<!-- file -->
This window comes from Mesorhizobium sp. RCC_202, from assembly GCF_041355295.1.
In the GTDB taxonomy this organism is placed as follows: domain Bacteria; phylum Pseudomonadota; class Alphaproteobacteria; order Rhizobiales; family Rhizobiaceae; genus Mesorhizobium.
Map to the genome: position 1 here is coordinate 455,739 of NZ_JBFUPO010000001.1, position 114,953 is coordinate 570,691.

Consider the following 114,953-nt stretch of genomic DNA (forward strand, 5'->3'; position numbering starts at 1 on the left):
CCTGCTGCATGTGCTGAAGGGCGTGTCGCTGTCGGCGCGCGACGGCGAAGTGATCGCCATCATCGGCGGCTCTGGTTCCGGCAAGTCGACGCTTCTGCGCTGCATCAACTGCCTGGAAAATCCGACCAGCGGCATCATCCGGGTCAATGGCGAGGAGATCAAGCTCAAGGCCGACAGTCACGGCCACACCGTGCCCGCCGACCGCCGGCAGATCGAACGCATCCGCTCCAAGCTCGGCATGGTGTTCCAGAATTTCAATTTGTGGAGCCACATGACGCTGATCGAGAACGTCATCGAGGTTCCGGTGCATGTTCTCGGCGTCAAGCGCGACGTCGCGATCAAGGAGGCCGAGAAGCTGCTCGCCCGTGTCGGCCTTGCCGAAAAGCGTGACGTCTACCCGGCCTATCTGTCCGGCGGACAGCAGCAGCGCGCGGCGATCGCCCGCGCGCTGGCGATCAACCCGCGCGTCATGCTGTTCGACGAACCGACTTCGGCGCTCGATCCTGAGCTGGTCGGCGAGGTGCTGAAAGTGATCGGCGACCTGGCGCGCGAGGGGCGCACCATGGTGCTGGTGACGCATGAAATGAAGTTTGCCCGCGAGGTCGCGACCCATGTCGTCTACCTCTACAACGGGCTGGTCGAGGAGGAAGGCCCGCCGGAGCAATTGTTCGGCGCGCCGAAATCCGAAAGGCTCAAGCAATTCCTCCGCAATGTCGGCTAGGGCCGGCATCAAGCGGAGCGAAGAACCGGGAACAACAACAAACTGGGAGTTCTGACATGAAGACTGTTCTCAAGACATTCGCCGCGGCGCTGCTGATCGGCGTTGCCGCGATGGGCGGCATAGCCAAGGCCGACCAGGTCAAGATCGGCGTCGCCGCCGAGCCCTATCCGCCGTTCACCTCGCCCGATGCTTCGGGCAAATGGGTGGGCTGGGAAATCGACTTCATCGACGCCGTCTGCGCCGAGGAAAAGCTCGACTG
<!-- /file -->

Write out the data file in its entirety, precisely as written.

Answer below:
This window comes from Mesorhizobium sp. RCC_202, from assembly GCF_041355295.1.
In the GTDB taxonomy this organism is placed as follows: domain Bacteria; phylum Pseudomonadota; class Alphaproteobacteria; order Rhizobiales; family Rhizobiaceae; genus Mesorhizobium.
Map to the genome: position 1 here is coordinate 455,739 of NZ_JBFUPO010000001.1, position 114,953 is coordinate 570,691.

Consider the following 114,953-nt stretch of genomic DNA (forward strand, 5'->3'; position numbering starts at 1 on the left):
CCTGCTGCATGTGCTGAAGGGCGTGTCGCTGTCGGCGCGCGACGGCGAAGTGATCGCCATCATCGGCGGCTCTGGTTCCGGCAAGTCGACGCTTCTGCGCTGCATCAACTGCCTGGAAAATCCGACCAGCGGCATCATCCGGGTCAATGGCGAGGAGATCAAGCTCAAGGCCGACAGTCACGGCCACACCGTGCCCGCCGACCGCCGGCAGATCGAACGCATCCGCTCCAAGCTCGGCATGGTGTTCCAGAATTTCAATTTGTGGAGCCACATGACGCTGATCGAGAACGTCATCGAGGTTCCGGTGCATGTTCTCGGCGTCAAGCGCGACGTCGCGATCAAGGAGGCCGAGAAGCTGCTCGCCCGTGTCGGCCTTGCCGAAAAGCGTGACGTCTACCCGGCCTATCTGTCCGGCGGACAGCAGCAGCGCGCGGCGATCGCCCGCGCGCTGGCGATCAACCCGCGCGTCATGCTGTTCGACGAACCGACTTCGGCGCTCGATCCTGAGCTGGTCGGCGAGGTGCTGAAAGTGATCGGCGACCTGGCGCGCGAGGGGCGCACCATGGTGCTGGTGACGCATGAAATGAAGTTTGCCCGCGAGGTCGCGACCCATGTCGTCTACCTCTACAACGGGCTGGTCGAGGAGGAAGGCCCGCCGGAGCAATTGTTCGGCGCGCCGAAATCCGAAAGGCTCAAGCAATTCCTCCGCAATGTCGGCTAGGGCCGGCATCAAGCGGAGCGAAGAACCGGGAACAACAACAAACTGGGAGTTCTGACATGAAGACTGTTCTCAAGACATTCGCCGCGGCGCTGCTGATCGGCGTTGCCGCGATGGGCGGCATAGCCAAGGCCGACCAGGTCAAGATCGGCGTCGCCGCCGAGCCCTATCCGCCGTTCACCTCGCCCGATGCTTCGGGCAAATGGGTGGGCTGGGAAATCGACTTCATCGACGCCGTCTGCGCCGAGGAAAAGCTCGACTG